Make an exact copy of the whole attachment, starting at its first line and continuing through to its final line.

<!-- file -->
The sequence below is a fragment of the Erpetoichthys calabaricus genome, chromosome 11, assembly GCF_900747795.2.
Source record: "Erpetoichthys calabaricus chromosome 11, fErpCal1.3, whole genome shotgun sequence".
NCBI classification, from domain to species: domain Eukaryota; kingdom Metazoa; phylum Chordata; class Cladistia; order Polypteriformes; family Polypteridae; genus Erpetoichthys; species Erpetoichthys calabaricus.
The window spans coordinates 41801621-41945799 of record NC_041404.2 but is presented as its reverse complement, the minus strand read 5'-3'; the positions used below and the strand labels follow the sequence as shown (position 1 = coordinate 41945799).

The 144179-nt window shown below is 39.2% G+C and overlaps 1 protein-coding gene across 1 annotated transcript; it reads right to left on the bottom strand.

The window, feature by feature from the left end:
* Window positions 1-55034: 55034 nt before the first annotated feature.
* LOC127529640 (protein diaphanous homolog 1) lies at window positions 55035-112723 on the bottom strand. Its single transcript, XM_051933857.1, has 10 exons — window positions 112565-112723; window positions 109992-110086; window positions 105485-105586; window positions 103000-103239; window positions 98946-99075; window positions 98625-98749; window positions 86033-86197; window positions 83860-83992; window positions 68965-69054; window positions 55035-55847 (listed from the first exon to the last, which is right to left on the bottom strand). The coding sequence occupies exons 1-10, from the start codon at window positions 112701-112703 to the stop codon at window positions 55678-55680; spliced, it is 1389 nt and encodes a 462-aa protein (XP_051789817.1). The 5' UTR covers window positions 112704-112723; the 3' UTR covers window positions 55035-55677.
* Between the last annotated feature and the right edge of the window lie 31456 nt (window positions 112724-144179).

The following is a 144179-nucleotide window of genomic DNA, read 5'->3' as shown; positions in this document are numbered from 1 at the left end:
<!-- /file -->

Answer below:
The sequence below is a fragment of the Erpetoichthys calabaricus genome, chromosome 11, assembly GCF_900747795.2.
Source record: "Erpetoichthys calabaricus chromosome 11, fErpCal1.3, whole genome shotgun sequence".
NCBI classification, from domain to species: domain Eukaryota; kingdom Metazoa; phylum Chordata; class Cladistia; order Polypteriformes; family Polypteridae; genus Erpetoichthys; species Erpetoichthys calabaricus.
The window spans coordinates 41801621-41945799 of record NC_041404.2 but is presented as its reverse complement, the minus strand read 5'-3'; the positions used below and the strand labels follow the sequence as shown (position 1 = coordinate 41945799).

The 144179-nt window shown below is 39.2% G+C and overlaps 1 protein-coding gene across 1 annotated transcript; it reads right to left on the bottom strand.

The window, feature by feature from the left end:
* Window positions 1-55034: 55034 nt before the first annotated feature.
* LOC127529640 (protein diaphanous homolog 1) lies at window positions 55035-112723 on the bottom strand. Its single transcript, XM_051933857.1, has 10 exons — window positions 112565-112723; window positions 109992-110086; window positions 105485-105586; window positions 103000-103239; window positions 98946-99075; window positions 98625-98749; window positions 86033-86197; window positions 83860-83992; window positions 68965-69054; window positions 55035-55847 (listed from the first exon to the last, which is right to left on the bottom strand). The coding sequence occupies exons 1-10, from the start codon at window positions 112701-112703 to the stop codon at window positions 55678-55680; spliced, it is 1389 nt and encodes a 462-aa protein (XP_051789817.1). The 5' UTR covers window positions 112704-112723; the 3' UTR covers window positions 55035-55677.
* Between the last annotated feature and the right edge of the window lie 31456 nt (window positions 112724-144179).

The following is a 144179-nucleotide window of genomic DNA, read 5'->3' as shown; positions in this document are numbered from 1 at the left end: